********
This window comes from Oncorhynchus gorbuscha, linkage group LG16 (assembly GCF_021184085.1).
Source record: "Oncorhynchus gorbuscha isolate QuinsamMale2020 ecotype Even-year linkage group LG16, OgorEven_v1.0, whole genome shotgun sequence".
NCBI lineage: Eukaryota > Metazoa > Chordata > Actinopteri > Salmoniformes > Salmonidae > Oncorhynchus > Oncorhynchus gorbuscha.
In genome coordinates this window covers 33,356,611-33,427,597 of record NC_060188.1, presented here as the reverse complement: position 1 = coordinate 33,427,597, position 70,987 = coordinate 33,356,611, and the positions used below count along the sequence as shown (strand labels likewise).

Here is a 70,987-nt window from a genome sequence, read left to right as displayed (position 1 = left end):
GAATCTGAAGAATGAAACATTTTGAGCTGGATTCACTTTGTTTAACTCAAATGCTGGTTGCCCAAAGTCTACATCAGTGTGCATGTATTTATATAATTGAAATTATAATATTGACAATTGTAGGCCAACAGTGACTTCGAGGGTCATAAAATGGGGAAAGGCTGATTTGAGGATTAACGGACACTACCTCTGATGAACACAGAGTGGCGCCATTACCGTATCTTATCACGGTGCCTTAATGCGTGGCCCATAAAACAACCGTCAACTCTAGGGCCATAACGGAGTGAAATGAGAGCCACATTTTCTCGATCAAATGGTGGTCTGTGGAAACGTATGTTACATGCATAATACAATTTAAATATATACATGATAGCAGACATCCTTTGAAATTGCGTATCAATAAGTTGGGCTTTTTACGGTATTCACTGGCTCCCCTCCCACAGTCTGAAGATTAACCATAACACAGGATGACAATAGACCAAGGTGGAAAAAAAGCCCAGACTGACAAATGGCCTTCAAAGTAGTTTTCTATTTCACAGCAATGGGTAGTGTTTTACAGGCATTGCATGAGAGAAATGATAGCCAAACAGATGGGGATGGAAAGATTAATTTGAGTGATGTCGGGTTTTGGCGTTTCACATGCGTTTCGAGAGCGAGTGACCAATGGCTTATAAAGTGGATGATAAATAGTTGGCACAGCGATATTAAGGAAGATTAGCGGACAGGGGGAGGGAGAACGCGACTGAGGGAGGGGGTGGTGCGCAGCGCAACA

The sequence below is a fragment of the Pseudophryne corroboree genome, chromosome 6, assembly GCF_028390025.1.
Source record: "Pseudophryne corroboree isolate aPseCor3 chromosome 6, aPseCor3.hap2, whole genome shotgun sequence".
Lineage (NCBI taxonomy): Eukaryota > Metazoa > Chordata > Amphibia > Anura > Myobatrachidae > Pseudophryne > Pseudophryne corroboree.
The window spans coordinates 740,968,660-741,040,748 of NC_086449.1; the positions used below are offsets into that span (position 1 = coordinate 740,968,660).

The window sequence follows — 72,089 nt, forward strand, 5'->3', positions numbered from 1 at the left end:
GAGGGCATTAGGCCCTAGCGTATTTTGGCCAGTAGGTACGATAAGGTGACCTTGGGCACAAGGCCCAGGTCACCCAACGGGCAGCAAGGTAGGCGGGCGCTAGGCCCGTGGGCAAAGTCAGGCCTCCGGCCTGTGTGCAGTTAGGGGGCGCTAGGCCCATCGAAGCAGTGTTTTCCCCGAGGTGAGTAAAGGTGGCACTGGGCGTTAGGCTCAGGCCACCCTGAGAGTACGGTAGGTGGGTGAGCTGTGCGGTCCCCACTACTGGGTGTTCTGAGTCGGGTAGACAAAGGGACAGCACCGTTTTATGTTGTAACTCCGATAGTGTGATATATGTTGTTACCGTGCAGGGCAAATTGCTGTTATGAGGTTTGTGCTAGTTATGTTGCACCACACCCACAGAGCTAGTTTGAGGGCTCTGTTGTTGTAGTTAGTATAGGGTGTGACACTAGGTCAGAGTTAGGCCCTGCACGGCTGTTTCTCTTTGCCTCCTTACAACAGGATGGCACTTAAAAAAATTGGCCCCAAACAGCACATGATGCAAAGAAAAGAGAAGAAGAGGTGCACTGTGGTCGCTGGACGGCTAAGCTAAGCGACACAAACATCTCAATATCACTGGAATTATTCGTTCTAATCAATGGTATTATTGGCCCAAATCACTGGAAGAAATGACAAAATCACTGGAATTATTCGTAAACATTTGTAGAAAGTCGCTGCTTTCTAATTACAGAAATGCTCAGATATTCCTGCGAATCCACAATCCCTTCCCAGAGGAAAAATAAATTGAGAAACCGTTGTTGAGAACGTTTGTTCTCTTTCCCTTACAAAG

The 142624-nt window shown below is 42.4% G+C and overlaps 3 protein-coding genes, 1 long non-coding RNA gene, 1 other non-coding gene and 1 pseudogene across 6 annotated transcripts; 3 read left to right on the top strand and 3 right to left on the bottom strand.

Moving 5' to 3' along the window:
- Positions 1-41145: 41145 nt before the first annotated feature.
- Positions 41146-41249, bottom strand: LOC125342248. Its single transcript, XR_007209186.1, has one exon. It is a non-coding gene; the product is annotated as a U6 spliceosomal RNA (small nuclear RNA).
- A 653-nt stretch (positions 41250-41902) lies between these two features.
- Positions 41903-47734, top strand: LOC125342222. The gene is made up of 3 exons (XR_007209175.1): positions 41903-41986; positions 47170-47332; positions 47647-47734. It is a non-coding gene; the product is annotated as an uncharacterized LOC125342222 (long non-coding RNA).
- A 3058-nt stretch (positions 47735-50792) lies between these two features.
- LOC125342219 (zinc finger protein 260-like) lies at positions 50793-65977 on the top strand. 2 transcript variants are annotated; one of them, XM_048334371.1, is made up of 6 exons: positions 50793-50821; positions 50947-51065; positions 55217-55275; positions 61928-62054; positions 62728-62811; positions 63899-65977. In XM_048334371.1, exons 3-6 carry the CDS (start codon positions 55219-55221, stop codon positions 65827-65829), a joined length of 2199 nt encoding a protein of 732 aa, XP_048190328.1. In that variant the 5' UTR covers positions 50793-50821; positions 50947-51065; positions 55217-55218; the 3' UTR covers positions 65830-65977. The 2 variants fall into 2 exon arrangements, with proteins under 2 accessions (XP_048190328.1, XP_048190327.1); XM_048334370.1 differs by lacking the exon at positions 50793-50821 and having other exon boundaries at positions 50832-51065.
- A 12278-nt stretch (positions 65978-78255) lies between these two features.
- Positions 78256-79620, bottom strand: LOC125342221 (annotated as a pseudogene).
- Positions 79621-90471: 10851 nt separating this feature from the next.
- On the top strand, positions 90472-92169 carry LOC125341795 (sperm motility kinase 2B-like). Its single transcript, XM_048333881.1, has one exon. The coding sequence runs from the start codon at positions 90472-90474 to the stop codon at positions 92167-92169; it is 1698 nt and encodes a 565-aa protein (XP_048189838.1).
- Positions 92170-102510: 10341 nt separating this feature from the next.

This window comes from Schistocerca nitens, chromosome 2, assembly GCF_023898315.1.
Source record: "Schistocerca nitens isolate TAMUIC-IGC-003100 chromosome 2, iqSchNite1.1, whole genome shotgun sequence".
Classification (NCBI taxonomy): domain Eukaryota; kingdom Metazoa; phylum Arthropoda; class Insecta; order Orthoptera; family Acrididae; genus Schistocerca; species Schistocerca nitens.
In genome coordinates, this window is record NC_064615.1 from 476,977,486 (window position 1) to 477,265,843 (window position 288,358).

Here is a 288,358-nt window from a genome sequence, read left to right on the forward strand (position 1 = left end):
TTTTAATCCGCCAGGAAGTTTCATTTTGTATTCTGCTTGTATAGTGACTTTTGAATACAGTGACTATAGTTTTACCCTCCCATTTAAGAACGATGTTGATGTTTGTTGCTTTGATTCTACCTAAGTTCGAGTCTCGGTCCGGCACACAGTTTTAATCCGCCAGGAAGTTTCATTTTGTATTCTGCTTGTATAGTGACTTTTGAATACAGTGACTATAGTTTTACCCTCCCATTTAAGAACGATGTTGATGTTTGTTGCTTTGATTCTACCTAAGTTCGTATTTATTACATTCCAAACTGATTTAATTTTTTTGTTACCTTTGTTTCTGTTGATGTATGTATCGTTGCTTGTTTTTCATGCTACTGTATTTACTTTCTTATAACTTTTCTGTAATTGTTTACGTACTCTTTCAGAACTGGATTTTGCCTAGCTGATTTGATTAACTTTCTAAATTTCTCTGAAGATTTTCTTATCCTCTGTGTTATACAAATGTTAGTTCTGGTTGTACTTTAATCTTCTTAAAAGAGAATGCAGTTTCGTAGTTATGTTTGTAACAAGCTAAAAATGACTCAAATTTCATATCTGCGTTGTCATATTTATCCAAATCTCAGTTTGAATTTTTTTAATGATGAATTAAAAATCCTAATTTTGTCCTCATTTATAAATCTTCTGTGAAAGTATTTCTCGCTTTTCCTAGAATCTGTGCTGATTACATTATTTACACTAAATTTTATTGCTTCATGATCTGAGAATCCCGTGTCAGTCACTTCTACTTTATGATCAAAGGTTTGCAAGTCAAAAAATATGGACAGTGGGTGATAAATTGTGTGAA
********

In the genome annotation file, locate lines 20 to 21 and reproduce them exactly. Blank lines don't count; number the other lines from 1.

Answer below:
- LOC125342219 (zinc finger protein 260-like) lies at positions 50793-65977 on the top strand. 2 transcript variants are annotated; one of them, XM_048334371.1, is made up of 6 exons: positions 50793-50821; positions 50947-51065; positions 55217-55275; positions 61928-62054; positions 62728-62811; positions 63899-65977. In XM_048334371.1, exons 3-6 carry the CDS (start codon positions 55219-55221, stop codon positions 65827-65829), a joined length of 2199 nt encoding a protein of 732 aa, XP_048190328.1. In that variant the 5' UTR covers positions 50793-50821; positions 50947-51065; positions 55217-55218; the 3' UTR covers positions 65830-65977. The 2 variants fall into 2 exon arrangements, with proteins under 2 accessions (XP_048190328.1, XP_048190327.1); XM_048334370.1 differs by lacking the exon at positions 50793-50821 and having other exon boundaries at positions 50832-51065.
- A 12278-nt stretch (positions 65978-78255) lies between these two features.